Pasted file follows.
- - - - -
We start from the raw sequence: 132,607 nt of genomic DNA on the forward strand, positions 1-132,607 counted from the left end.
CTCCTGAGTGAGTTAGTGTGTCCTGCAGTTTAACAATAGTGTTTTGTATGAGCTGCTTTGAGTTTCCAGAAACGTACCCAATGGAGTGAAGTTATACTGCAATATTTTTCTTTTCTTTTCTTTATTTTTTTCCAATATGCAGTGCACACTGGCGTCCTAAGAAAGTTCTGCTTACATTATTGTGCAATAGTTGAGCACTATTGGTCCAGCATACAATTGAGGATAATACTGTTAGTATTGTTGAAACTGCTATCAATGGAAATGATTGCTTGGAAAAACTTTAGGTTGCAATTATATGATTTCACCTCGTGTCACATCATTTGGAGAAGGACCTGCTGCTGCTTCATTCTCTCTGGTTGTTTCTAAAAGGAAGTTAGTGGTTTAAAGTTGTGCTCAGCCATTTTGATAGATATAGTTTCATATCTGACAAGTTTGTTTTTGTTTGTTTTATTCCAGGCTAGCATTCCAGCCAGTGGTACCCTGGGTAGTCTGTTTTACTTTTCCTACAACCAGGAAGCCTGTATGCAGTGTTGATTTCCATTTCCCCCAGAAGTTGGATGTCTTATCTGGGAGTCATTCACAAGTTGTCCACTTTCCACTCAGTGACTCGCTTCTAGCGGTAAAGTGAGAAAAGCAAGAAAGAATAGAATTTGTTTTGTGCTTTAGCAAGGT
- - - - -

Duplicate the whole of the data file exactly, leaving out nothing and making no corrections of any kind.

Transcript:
We start from the raw sequence: 132,607 nt of genomic DNA on the forward strand, positions 1-132,607 counted from the left end.
CTCCTGAGTGAGTTAGTGTGTCCTGCAGTTTAACAATAGTGTTTTGTATGAGCTGCTTTGAGTTTCCAGAAACGTACCCAATGGAGTGAAGTTATACTGCAATATTTTTCTTTTCTTTTCTTTATTTTTTTCCAATATGCAGTGCACACTGGCGTCCTAAGAAAGTTCTGCTTACATTATTGTGCAATAGTTGAGCACTATTGGTCCAGCATACAATTGAGGATAATACTGTTAGTATTGTTGAAACTGCTATCAATGGAAATGATTGCTTGGAAAAACTTTAGGTTGCAATTATATGATTTCACCTCGTGTCACATCATTTGGAGAAGGACCTGCTGCTGCTTCATTCTCTCTGGTTGTTTCTAAAAGGAAGTTAGTGGTTTAAAGTTGTGCTCAGCCATTTTGATAGATATAGTTTCATATCTGACAAGTTTGTTTTTGTTTGTTTTATTCCAGGCTAGCATTCCAGCCAGTGGTACCCTGGGTAGTCTGTTTTACTTTTCCTACAACCAGGAAGCCTGTATGCAGTGTTGATTTCCATTTCCCCCAGAAGTTGGATGTCTTATCTGGGAGTCATTCACAAGTTGTCCACTTTCCACTCAGTGACTCGCTTCTAGCGGTAAAGTGAGAAAAGCAAGAAAGAATAGAATTTGTTTTGTGCTTTAGCAAGGT